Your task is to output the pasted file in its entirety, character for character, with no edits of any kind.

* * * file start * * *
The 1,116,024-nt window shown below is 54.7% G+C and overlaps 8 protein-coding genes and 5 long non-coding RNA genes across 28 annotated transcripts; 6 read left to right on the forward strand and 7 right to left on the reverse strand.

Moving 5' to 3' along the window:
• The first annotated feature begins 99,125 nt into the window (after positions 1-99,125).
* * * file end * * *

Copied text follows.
The 1,116,024-nt window shown below is 54.7% G+C and overlaps 8 protein-coding genes and 5 long non-coding RNA genes across 28 annotated transcripts; 6 read left to right on the forward strand and 7 right to left on the reverse strand.

Moving 5' to 3' along the window:
• The first annotated feature begins 99,125 nt into the window (after positions 1-99,125).